application of the mechanical philofo- chiefs of bold and rash practitioners ; phy towards explaining the phenomena yet it certainly produces that caution of the animal economy. Mechanical and timidity which have ever opposed reasoning, he says, must still, in seve- the introduction of new and efficacious ral respects, continue to be applied: remedies. Hence the condemnation of but it would be easy to show, he adds, antimony by the medical faculty of that it neither could, nor ever can be, Paris; hence the reserve in Boerhaave, applied to any great extent in explain- with respect to the use of the Peruvian ing the animal economy:

bark; and hence also the sparing exAfter having observed that the state hibition of it by Van Swieten in inof the fuids, or what he terms the hu- termitting fevers. moral pathology, both as the cause of However, the vis medicatrix' nature disease, and as the foundation for ex- must unavoidably, he says, be received plaining the operation of medicines, as a fact; though he at the fame time continued to make a great part of every declares, that wherever it is admitted fyftem till the end of the last century, it throws an obfcurity upon our system; and that it has continued to have a and that it is only where the iinpogreat share in the systems down to the tence of the art is very manifest and present time; he proceeds to take congderable that it ought to be adnotice of the three new and considera- mitted of in practice. bly different systems of physic which After all, says he, I ought not to appeared about the beginning of the disiniss the consideration of the Stahpresent century, in the writings of lian fyftem, without remarking, that as Stahl, of Hotman, and of Boerhaave. the followers of it were very intent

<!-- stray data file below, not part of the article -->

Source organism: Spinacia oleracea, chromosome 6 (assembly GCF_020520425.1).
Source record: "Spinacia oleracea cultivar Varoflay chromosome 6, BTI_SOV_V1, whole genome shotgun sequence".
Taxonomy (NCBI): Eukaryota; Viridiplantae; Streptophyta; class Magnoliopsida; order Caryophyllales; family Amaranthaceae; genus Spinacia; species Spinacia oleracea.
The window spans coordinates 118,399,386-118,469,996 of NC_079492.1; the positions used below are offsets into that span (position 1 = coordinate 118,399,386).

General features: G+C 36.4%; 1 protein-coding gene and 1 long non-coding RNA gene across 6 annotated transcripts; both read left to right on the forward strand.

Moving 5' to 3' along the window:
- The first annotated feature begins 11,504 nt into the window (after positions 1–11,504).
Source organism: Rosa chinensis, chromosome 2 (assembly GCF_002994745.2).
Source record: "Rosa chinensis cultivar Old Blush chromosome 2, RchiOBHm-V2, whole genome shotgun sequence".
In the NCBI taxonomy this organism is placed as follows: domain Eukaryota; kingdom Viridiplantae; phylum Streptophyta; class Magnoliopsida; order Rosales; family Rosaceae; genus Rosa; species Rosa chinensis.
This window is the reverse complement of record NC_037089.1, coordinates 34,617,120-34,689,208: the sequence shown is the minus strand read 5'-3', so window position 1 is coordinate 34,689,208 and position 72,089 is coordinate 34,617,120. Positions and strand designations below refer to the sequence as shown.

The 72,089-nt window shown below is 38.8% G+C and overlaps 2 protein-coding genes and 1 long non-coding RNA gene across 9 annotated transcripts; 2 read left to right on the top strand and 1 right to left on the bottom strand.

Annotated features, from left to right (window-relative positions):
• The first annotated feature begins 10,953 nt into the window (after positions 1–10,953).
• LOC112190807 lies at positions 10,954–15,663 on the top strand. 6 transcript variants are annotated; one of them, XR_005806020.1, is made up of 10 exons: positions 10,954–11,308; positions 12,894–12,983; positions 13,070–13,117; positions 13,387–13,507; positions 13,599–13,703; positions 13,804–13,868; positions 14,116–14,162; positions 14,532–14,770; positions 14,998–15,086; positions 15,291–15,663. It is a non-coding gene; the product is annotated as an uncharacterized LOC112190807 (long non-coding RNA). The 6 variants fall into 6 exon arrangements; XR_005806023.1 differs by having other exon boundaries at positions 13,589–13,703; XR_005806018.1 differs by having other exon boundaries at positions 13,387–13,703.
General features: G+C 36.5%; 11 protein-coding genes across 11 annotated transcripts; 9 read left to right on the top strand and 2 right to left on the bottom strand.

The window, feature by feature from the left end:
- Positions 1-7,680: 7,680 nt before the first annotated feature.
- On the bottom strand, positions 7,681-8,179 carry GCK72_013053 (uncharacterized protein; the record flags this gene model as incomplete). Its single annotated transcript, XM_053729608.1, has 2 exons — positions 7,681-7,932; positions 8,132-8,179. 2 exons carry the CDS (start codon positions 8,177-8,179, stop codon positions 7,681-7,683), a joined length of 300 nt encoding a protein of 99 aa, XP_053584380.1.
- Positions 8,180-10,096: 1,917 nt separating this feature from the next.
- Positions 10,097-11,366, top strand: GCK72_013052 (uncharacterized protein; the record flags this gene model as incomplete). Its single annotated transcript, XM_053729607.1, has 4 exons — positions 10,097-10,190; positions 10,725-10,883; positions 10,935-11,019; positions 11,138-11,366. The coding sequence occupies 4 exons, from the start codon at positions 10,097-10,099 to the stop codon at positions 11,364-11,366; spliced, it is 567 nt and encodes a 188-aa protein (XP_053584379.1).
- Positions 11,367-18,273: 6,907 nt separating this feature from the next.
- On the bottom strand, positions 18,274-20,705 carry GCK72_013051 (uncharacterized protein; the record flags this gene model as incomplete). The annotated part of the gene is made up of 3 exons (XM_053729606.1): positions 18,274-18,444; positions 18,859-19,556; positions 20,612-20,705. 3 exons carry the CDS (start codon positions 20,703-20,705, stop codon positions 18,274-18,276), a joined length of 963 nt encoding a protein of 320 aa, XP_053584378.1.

The chief and leading principle of upon observing the method of nature, Stahl's fyftem is, that the rational foul so they were very attentive in observing of man governs the whole economy of the phenomena of diseases, and have his body. Many of my readers, Tays given in their writings many facts not the Doctor, may think it was hardly to be found elsewhere. necessary for me to take notice of a Hoffman's system is next confidered. fyftem founded upon so fanciful an hy. For his doctrine a foundation had been pothesis; as many eminent persons, laid, he says, by Willis, in his Patbohowever, such as Perrault in France, lgia Cerebri et Nervorum, and Baglivi Nichols and Mead in England. Pot- had proposed a system of the fame terfield and Simson in Scotland, and kind in his Specimen de fibra motrici & Gaubius in Holland, have very much morbojä. The system of Hoffman, atcountenanced the same opinion, he tempts to explain the phenomena of the thinks it is certainly entitled to some animal economy in health and disease, regard. He does not, however, enter by considering the state and affections into a full refutation of it, that having of the primary moving powers in that been done by Hoffman before. economy. Hoffman's